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Joe Conason
Joe Conason
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Backward "Progress" in Iraq

Comment

Every dismal anniversary of the U.S. invasion of Iraq has come to resemble the last, at least for anyone still listening to George W. Bush. So redundant were the president's remarks that they scarcely registered on the front pages.

Each year he assures us that we are making progress, even if we don't seem to have gotten anywhere except deeper into the sectarian quicksand. And each year he promises that we will see more such progress in future months, if only we possess the steely character required to send other people's children to war.

On the invasion's first anniversary, he noted, "There are still violent thugs and murderers in Iraq, and we're dealing with them." Back then, he mentioned the government's interception of "a planning document" authored by Abu Musab al-Zarqawi, which complained: "Our enemy is growing stronger and his intelligence data are increasing day by day — this is suffocation." Zarqawi was "getting the message," he boasted. Being dead, Zarqawi can no longer get the message, but the war drags on.

On the second anniversary, he said, "Iraq's progress toward political freedom has opened a new phase of our work there. We are focusing our efforts on training the Iraqi security forces. As they become more self-reliant and take on greater security responsibilities, America and its coalition partners will increasingly assume a supporting role. . . . The progress in the past year has been significant and we have a clear path forward. "

On the third anniversary, he conceded that the situation in Iraq might not look so great to the untrained eye. "With continued reports about the tense situation in parts of that country, it may seem difficult at times to understand how we can say that progress is being made." He quickly pivoted to the "optimistic" outlook, however, "because slowly but surely our strategy is getting results. This month I'm giving a series of speeches to update the American people on that strategy. I'm discussing the progress we are making . . . "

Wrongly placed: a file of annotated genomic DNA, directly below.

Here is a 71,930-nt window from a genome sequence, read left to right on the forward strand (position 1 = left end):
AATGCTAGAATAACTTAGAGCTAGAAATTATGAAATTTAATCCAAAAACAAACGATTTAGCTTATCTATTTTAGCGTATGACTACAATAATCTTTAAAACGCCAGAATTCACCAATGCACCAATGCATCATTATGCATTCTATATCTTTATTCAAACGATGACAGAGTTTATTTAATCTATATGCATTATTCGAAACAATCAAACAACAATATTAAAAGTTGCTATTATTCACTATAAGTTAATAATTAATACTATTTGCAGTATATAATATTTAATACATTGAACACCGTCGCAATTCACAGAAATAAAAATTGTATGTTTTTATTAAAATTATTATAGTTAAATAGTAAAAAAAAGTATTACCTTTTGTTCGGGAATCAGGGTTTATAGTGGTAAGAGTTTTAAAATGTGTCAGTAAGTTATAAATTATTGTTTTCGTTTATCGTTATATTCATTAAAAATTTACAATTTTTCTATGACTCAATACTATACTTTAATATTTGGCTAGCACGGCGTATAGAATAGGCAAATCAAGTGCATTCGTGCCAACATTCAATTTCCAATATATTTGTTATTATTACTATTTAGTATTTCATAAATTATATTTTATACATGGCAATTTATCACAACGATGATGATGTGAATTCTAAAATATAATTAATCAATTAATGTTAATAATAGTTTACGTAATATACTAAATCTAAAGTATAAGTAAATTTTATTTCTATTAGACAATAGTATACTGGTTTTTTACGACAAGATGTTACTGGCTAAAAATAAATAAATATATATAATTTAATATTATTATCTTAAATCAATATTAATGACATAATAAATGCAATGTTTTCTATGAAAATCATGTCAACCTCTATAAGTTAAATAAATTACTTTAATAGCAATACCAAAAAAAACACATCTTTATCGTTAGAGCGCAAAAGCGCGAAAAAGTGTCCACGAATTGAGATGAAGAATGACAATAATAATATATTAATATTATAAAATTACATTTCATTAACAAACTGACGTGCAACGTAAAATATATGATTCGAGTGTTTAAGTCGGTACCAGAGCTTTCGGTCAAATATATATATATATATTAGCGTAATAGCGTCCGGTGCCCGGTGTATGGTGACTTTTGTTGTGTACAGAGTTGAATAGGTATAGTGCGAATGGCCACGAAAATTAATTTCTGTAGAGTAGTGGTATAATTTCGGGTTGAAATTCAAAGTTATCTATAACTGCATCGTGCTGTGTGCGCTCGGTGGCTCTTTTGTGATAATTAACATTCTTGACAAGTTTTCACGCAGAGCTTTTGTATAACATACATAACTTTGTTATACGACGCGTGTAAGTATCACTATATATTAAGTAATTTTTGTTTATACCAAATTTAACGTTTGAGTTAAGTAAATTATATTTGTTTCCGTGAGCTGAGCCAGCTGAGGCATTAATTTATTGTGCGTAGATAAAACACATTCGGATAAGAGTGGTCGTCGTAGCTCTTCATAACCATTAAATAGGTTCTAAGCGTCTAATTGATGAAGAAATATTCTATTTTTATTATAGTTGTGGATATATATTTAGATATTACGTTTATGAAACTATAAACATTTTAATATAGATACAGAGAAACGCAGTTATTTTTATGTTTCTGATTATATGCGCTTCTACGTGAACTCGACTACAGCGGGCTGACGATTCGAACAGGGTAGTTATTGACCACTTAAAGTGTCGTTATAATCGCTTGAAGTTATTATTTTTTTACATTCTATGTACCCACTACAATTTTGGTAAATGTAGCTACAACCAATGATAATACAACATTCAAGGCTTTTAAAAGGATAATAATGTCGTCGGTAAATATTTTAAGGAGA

On the fourth anniversary this week, we are still making progress, of course. "There's been good progress," said the president, speaking of the latest effort to secure Baghdad, where he sees "hopeful signs." Success will require "months, not days or weeks," he warned.

But he didn't seem to notice that the path of progress is going backward.

Two years ago, he promised that the Iraqis were becoming "more self-reliant" in defending their own security. This year, he stressed that our troop escalation in the Iraqi capital "is still in the early stages, it's still in the beginning stages. Fewer than half of the troop reinforcements we are sending have arrived in Baghdad."

Hearing once more his dispirited bleats for "resolve" — which sound increasingly like an excuse to postpone withdrawal until 2009 — should make anyone long for a few words of honesty and sense. That is exactly what Sen. Barack Obama, D-Ill., provided in his response on CNN's "Larry King Live," which is worth quoting here.

"I think we all have to recognize that we're not going to achieve a military solution in Iraq, that stability in Iraq is going to depend on political accommodations between the various parties — the Shiite, the Sunni, the Kurds," said Obama. "We have got to redouble our diplomatic efforts, internally as well as externally. And that's why I've put forward a bill in the Senate that would start bringing our combat troops home, beginning on May 1 of this year, with a target date of getting all combat troops out of Iraq by March 31 of next year.

"I don't think there are any good options left in Iraq," he continued. "There are bad options and worse options. It is my judgment — and I think it's the judgment of most military and political experts — that the best we can hope for, at this point, is to make sure that we are seeing some sort of accommodation [among] the various factions. The only leverage we have to encourage those factions to start coming to the [negotiating] table is if we say we are not going to be there in an open-ended military commitment."

In other words, we must use the threat of our own withdrawal to push the Shiite-dominated Iraqi government into serious negotiations with the Sunni insurgents (not including jihadists such as al Qaeda). Clearly, Sen. Obama has read and absorbed the Iraq Study Group report — and understands that this "bad option" is considerably better than the worse path of escalation.

Joe Conason writes for the New York Observer (www.observer.com). To find out more about Joe Conason, visit the Creators Syndicate website at www.creators.com.

COPYRIGHT 2007 CREATORS SYNDICATE, INC.



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